Fun, Volume 1 (Google eBook)

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Published for the proprietors., 1865
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Page 242 - Oh, elderly man, it's little I know Of the duties of men of the sea, And I'll eat my hand if I understand How you can possibly be " At once a cook, and a captain bold, And the mate of the Nancy brig, And a bo'sun tight, and a midshipmite, And the crew of the captain's gig.
Page 104 - Full many a gem of purest ray serene The dark unfathom'd caves of ocean bear : Full many a flower is born to blush unseen, And waste its sweetness on the desert air. Some village- Hampden, that, with dauntless breast, The little tyrant of his fields withstood, Some mute inglorious Milton here may rest, Some Cromwell guiltless of his country's blood. Th...
Page 12 - You say you are a better soldier: Let it appear so; make your vaunting true, And it shall please me well: for mine own part, I shall be glad to learn of noble men. Cas. You wrong me every way; you wrong me, Brutus; I said, an elder soldier, not a better: Did I say "better"?
Page 29 - TO THE TERRESTRIAL GLOBE BY A MISERABLE WRETCH ROLL on, thou ball, roll on ! Through pathless realms of space Roll on ! What though I'm in a sorry case? What though I cannot meet my bills? What though I suffer toothache's ills? What though I swallow countless pills? Never you mind! Roll on ! Roll on, thou ball, roll on!
Page 158 - Soft is the strain when Zephyr gently blows, And the smooth stream in smoother numbers flows ; But when loud surges lash the sounding shore, The hoarse, rough verse should like the torrent roar. When Ajax strives some rock's vast weight to throw, The line too labors, and the words move slow. Not so when swift Camilla scours the plain, Flies o'er the unbending corn, and skims along the main. Hear how Timotheus...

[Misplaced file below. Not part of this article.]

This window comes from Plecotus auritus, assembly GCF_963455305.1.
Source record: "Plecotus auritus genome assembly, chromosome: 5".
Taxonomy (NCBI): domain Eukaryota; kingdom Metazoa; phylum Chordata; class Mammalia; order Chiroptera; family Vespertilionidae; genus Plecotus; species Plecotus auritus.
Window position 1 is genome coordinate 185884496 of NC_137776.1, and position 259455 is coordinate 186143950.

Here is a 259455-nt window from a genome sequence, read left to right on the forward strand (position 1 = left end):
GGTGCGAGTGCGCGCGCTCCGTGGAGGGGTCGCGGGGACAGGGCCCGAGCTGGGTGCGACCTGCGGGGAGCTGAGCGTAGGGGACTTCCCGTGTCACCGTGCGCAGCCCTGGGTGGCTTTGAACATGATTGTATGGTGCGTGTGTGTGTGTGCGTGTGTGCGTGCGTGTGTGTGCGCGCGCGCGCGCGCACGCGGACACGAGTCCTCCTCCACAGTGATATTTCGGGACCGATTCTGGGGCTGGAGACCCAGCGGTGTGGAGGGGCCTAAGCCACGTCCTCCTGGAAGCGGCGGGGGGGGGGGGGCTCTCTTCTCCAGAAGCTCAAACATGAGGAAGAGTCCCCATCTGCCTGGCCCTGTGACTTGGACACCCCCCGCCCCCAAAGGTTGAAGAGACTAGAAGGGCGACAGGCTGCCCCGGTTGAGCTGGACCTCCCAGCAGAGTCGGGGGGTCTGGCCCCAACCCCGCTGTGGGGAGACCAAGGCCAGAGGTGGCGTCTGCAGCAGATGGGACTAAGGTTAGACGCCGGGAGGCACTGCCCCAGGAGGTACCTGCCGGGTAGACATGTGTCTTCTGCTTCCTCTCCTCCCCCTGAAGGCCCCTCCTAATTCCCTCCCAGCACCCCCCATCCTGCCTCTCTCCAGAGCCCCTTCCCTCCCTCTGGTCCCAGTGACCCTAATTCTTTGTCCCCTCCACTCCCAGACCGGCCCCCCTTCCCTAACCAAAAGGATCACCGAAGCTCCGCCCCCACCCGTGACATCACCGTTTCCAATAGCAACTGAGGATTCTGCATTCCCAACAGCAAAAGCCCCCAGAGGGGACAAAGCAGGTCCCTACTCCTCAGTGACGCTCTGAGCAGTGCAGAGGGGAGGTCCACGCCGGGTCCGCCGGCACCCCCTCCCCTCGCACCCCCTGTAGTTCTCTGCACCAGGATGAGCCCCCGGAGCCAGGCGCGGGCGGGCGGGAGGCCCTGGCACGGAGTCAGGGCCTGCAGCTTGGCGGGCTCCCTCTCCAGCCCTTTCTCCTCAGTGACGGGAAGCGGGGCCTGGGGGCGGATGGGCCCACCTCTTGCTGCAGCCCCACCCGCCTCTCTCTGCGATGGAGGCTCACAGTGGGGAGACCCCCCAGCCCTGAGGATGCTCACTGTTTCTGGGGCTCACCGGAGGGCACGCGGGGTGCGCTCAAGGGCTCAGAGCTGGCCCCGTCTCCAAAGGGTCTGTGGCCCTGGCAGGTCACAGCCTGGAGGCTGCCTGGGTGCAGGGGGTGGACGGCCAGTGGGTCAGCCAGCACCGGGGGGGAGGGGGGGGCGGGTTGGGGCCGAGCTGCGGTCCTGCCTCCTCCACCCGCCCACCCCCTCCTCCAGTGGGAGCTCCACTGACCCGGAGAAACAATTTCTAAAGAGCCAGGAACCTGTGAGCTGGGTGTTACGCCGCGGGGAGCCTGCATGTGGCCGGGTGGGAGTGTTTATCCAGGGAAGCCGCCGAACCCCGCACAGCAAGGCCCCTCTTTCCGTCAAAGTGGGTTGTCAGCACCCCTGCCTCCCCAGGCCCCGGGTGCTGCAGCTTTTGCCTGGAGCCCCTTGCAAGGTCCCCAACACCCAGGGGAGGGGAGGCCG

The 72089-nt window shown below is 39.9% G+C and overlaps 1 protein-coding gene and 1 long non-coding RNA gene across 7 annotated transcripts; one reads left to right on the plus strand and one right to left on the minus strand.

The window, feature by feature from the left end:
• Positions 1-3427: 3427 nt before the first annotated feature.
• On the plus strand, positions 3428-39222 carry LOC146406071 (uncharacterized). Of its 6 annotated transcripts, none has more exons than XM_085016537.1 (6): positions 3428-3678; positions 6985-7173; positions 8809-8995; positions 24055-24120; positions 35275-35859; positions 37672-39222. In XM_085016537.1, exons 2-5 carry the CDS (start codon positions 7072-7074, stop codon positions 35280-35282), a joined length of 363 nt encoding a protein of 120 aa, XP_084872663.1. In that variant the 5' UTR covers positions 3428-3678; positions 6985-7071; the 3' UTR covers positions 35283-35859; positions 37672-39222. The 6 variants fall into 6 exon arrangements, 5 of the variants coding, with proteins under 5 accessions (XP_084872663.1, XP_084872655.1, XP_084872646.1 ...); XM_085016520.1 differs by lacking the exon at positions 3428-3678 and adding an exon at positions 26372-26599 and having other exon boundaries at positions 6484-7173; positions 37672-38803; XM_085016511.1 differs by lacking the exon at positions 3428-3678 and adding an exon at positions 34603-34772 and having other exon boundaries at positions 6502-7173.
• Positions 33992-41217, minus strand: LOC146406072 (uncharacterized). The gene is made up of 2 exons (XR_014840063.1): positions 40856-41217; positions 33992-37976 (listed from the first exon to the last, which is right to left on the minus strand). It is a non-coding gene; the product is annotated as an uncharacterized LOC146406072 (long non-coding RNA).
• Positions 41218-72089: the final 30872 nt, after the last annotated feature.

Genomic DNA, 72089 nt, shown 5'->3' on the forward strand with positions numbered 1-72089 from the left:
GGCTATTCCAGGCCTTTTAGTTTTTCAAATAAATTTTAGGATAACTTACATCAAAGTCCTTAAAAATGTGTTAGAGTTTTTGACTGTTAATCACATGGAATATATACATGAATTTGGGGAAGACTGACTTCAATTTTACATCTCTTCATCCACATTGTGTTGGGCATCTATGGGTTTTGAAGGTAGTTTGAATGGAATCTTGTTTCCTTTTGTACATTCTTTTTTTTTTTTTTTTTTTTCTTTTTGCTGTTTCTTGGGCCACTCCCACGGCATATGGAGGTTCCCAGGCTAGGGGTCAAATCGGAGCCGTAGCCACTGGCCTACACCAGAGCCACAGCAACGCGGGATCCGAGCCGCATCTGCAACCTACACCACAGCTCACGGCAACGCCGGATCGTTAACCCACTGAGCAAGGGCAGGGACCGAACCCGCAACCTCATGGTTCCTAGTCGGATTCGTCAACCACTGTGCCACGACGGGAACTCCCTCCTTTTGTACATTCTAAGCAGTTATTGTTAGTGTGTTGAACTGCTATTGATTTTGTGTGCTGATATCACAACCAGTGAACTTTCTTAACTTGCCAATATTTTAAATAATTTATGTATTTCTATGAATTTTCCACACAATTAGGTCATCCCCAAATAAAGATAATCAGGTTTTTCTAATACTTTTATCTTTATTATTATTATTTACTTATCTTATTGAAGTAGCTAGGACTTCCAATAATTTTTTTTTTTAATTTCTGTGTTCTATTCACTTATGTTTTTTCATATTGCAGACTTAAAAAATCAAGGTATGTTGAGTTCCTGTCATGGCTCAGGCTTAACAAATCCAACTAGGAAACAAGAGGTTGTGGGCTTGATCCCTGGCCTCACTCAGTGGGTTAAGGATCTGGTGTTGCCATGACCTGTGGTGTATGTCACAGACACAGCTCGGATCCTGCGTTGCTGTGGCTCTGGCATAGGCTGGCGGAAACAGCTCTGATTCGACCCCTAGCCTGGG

Page 229 - PART I AT a pleasant evening party I had taken down to supper One whom I will call ELVIRA, and we talked of love and TUPPER, MR. TUPPER and the poets, very lightly with them dealing, For I've always been distinguished for a strong poetic feeling. Then we let off paper crackers, each of which contained a motto, And she listened while I read them, till her mother told her not to. Then she whispered, "To the ball-room we had better, dear, be walking ; If we stop down here much longer, really people...
Page 81 - I wondered hugely what she meant, And said, "I'm bad at riddles; But I know where little girls are sent For telling taradiddles. "Now, if you don't reform," said I, " You'll never go to heaven." But all in vain; each time I try, That little idiot makes reply, "I ain't had more nor seven!" POSTSCRIPT: To borrow Wordsworth's name was wrong, Or slightly misapplied; And so I'd better call my song "Lines after Ache-inside.
Page 243 - When I ups with his heels, and smothers his squeals In the scum of the boiling broth. "And I eat that cook in a week or less, And as I eating be The last of his chops, why, I almost drops, For a...
Page 169 - The sixth age shifts Into the lean and slipper'd pantaloon, With spectacles on nose and pouch on side, His youthful hose, well saved, a world too wide For his shrunk shank ; and his big manly voice, Turning again toward childish treble, pipes And whistles in his sound. Last scene of all, That ends this strange eventful history, Is second childishness and mere oblivion, Sans teeth, sans eyes, sans taste, sans everything.
Page 229 - Martin Tupper sent the following reply to me: "A fool is bent upon a twig, but wise men dread a bandit," Which I know was very clever; but I didn't understand it.

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